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This Little Girl's Family Say They Have To Sell Their House Because The NHS Won't Give Her The Drugs She Needs

Bethany Henry's father told BuzzFeed News that he is doing "everything I can" to get his daughter the drugs.

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This is Bethany, 9, with her father and mother, Luke and Stephanie Henry.

Brighton Argus / Brighton Argus / Solent News

Bethany suffers from a condition called called tuberous sclerosis. Her father described the effects to BuzzFeed News, saying: "It causes benign tumours that can be cancerous. Due to the tumours on her brain she has a mental age of 5. She's on the autism spectrum, suffers from insomnia, and is incontinent."

Speaking about the 50 epileptic fits his daughter suffers a day as a result of the tumours, Henry told The Mirror: "As a parent it's horrendous to watch your baby suffering and for no one to know what it is. Now she hardly sleeps and every single night she's screaming in pain."

The family are attempting to acquire a drug called everolimus to treat Bethany's condition.

The NHS website says it "may be a useful new treatment". Henry said: "It would do everything – it can stop the cells that cause the tumours, and shrink them."

However, the family said that thus far, they haven't been able to acquire it. Henry told us that there have been two applications for the drugs by the doctors treating his daughter, but they have both been turned down.

Two years' worth of drugs would cost around £30,000. "We're doing anything we can," Henry said. "We've set up market stalls and an online funding page, but we've reached a dead end."

BuzzFeed News contacted NHS England to find out why the money hadn't been provided. A spokesperson said:

No new treatments are made routinely available on the NHS without having been approved by NICE or forming part of a NHS England clinical commissioning policy.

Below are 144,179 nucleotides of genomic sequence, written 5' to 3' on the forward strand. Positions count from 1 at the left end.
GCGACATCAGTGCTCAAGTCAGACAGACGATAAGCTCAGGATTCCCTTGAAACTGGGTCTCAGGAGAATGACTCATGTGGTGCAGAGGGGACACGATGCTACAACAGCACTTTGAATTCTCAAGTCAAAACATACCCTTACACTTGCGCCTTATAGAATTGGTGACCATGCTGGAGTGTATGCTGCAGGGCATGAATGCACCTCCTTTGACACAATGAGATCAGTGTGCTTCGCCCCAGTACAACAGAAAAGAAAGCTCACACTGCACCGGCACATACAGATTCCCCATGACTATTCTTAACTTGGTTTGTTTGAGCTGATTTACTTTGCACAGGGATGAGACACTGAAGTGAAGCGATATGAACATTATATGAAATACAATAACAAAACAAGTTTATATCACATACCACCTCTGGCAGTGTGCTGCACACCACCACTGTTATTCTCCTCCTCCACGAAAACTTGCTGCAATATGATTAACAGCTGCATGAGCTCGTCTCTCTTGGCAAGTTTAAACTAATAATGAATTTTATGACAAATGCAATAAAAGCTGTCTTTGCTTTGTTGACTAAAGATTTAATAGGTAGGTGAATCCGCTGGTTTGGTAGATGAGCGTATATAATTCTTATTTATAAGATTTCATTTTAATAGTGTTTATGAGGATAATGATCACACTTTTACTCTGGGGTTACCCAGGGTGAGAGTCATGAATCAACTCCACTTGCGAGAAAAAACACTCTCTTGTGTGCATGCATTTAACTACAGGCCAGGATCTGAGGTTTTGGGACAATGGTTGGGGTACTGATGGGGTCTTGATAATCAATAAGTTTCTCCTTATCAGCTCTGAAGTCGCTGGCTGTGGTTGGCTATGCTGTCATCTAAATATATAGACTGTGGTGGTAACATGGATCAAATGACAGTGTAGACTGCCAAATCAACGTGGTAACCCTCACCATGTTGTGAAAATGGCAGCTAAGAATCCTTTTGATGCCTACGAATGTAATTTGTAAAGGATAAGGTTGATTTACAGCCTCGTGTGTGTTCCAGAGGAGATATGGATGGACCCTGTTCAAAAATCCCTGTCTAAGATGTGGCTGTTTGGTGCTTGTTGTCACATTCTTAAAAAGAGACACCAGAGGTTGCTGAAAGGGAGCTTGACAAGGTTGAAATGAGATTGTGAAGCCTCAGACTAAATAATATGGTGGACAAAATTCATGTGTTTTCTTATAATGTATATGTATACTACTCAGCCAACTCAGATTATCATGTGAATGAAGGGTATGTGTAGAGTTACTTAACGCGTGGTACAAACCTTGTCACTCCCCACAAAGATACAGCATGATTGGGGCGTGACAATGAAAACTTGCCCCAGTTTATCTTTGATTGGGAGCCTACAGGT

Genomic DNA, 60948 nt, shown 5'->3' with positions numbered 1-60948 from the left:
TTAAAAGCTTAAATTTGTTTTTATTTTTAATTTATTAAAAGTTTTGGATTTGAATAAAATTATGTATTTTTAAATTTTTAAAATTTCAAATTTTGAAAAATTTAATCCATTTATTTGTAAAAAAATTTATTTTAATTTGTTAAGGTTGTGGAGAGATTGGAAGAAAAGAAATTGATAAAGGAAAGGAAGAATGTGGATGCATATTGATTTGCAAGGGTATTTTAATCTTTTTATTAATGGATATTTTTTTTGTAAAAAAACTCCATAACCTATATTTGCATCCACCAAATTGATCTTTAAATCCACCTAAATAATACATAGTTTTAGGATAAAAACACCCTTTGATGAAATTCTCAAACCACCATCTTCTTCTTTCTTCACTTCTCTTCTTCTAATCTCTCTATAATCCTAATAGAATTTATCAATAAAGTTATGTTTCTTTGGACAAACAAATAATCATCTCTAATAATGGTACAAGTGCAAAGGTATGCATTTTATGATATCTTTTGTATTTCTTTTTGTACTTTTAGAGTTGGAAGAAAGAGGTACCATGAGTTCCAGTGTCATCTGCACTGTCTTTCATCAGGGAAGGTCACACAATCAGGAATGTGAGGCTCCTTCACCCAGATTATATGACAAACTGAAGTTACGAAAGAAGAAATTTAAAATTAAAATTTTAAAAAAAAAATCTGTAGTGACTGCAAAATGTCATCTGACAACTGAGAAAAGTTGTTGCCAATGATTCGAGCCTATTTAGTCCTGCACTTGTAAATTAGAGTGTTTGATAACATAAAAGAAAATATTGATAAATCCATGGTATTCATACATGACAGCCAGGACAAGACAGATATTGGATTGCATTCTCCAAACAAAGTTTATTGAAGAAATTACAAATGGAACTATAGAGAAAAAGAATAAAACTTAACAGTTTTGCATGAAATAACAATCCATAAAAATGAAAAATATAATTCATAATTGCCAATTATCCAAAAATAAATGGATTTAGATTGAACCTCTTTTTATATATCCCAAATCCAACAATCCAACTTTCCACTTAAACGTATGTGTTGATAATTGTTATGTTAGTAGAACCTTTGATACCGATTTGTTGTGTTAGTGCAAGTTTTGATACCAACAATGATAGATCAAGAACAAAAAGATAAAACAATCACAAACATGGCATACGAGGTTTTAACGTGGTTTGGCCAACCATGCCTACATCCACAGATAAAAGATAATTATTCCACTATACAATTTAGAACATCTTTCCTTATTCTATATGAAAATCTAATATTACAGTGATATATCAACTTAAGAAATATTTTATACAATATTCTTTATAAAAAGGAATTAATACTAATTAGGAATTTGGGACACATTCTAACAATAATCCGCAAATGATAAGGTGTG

NHS England is considering the formation of clinical policy on Everolimus for a number of indications as part of our work programme for the coming year, along with a large number of other competing priorities, including working with NICE to determine whether any of those indications will be included in their work programme.

In the interim, the Individual Funding Request route remains open to clinicians for patients with exceptional need.

The "Individual Funding Request" mentioned in the statement is a way for patients to acquire drugs when their need for them is critical: An application can be made by a patient's specialist to a regional Individual Funding Request panel.

NHS England would not confirm whether such an application by the Henry family was rejected. However, the body told us 19 applications for everolimus have been made in the Henrys' region, the south, over the last two years – seven were accepted, seven were referred to a different region, and the remaining five were not accepted.

Alan White is a news editor for BuzzFeed News and is based in London.

Contact Alan White at alan.white@buzzfeed.com.

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